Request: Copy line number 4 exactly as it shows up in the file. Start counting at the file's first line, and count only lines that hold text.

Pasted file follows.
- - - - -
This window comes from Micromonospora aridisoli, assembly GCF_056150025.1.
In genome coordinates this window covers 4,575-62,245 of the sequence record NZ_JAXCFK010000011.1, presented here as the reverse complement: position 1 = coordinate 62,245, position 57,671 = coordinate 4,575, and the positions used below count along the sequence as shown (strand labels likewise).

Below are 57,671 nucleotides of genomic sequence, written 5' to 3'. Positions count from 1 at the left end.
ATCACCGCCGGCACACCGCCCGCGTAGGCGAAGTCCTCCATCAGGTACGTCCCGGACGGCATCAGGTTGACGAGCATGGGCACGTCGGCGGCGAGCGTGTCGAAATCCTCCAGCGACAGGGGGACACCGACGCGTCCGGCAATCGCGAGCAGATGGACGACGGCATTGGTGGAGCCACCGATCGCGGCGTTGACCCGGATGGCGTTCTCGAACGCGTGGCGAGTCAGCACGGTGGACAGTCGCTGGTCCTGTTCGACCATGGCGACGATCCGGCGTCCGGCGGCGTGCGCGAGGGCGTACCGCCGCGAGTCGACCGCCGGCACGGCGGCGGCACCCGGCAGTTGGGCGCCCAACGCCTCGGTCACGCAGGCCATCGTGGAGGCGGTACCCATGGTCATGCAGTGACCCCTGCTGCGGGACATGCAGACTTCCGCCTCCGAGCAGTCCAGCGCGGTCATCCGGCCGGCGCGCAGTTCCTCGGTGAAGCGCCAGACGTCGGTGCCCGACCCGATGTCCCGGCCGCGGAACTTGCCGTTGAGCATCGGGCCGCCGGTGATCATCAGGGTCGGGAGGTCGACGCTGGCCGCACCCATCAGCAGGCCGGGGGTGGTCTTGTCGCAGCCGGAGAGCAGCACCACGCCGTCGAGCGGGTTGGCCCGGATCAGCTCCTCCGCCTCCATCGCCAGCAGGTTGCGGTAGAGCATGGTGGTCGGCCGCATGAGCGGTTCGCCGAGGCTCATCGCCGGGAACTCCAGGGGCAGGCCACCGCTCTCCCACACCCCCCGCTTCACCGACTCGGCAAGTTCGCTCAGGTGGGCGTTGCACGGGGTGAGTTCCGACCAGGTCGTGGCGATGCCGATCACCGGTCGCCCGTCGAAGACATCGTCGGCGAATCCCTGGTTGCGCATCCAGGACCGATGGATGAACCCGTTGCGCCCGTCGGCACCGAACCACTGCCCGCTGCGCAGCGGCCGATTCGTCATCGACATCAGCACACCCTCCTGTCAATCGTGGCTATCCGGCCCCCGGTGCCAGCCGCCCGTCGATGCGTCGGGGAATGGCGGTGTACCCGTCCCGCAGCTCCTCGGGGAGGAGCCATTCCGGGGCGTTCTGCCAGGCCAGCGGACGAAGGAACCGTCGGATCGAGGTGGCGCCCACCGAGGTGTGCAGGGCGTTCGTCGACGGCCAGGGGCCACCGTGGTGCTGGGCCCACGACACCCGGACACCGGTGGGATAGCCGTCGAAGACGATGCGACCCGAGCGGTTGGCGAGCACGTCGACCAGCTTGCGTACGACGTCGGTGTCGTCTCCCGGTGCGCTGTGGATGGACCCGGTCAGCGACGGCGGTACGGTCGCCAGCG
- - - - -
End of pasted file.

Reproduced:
ATCACCGCCGGCACACCGCCCGCGTAGGCGAAGTCCTCCATCAGGTACGTCCCGGACGGCATCAGGTTGACGAGCATGGGCACGTCGGCGGCGAGCGTGTCGAAATCCTCCAGCGACAGGGGGACACCGACGCGTCCGGCAATCGCGAGCAGATGGACGACGGCATTGGTGGAGCCACCGATCGCGGCGTTGACCCGGATGGCGTTCTCGAACGCGTGGCGAGTCAGCACGGTGGACAGTCGCTGGTCCTGTTCGACCATGGCGACGATCCGGCGTCCGGCGGCGTGCGCGAGGGCGTACCGCCGCGAGTCGACCGCCGGCACGGCGGCGGCACCCGGCAGTTGGGCGCCCAACGCCTCGGTCACGCAGGCCATCGTGGAGGCGGTACCCATGGTCATGCAGTGACCCCTGCTGCGGGACATGCAGACTTCCGCCTCCGAGCAGTCCAGCGCGGTCATCCGGCCGGCGCGCAGTTCCTCGGTGAAGCGCCAGACGTCGGTGCCCGACCCGATGTCCCGGCCGCGGAACTTGCCGTTGAGCATCGGGCCGCCGGTGATCATCAGGGTCGGGAGGTCGACGCTGGCCGCACCCATCAGCAGGCCGGGGGTGGTCTTGTCGCAGCCGGAGAGCAGCACCACGCCGTCGAGCGGGTTGGCCCGGATCAGCTCCTCCGCCTCCATCGCCAGCAGGTTGCGGTAGAGCATGGTGGTCGGCCGCATGAGCGGTTCGCCGAGGCTCATCGCCGGGAACTCCAGGGGCAGGCCACCGCTCTCCCACACCCCCCGCTTCACCGACTCGGCAAGTTCGCTCAGGTGGGCGTTGCACGGGGTGAGTTCCGACCAGGTCGTGGCGATGCCGATCACCGGTCGCCCGTCGAAGACATCGTCGGCGAATCCCTGGTTGCGCATCCAGGACCGATGGATGAACCCGTTGCGCCCGTCGGCACCGAACCACTGCCCGCTGCGCAGCGGCCGATTCGTCATCGACATCAGCACACCCTCCTGTCAATCGTGGCTATCCGGCCCCCGGTGCCAGCCGCCCGTCGATGCGTCGGGGAATGGCGGTGTACCCGTCCCGCAGCTCCTCGGGGAGGAGCCATTCCGGGGCGTTCTGCCAGGCCAGCGGACGAAGGAACCGTCGGATCGAGGTGGCGCCCACCGAGGTGTGCAGGGCGTTCGTCGACGGCCAGGGGCCACCGTGGTGCTGGGCCCACGACACCCGGACACCGGTGGGATAGCCGTCGAAGACGATGCGACCCGAGCGGTTGGCGAGCACGTCGACCAGCTTGCGTACGACGTCGGTGTCGTCTCCCGGTGCGCTGTGGATGGACCCGGTCAGCGACGGCGGTACGGTCGCCAGCG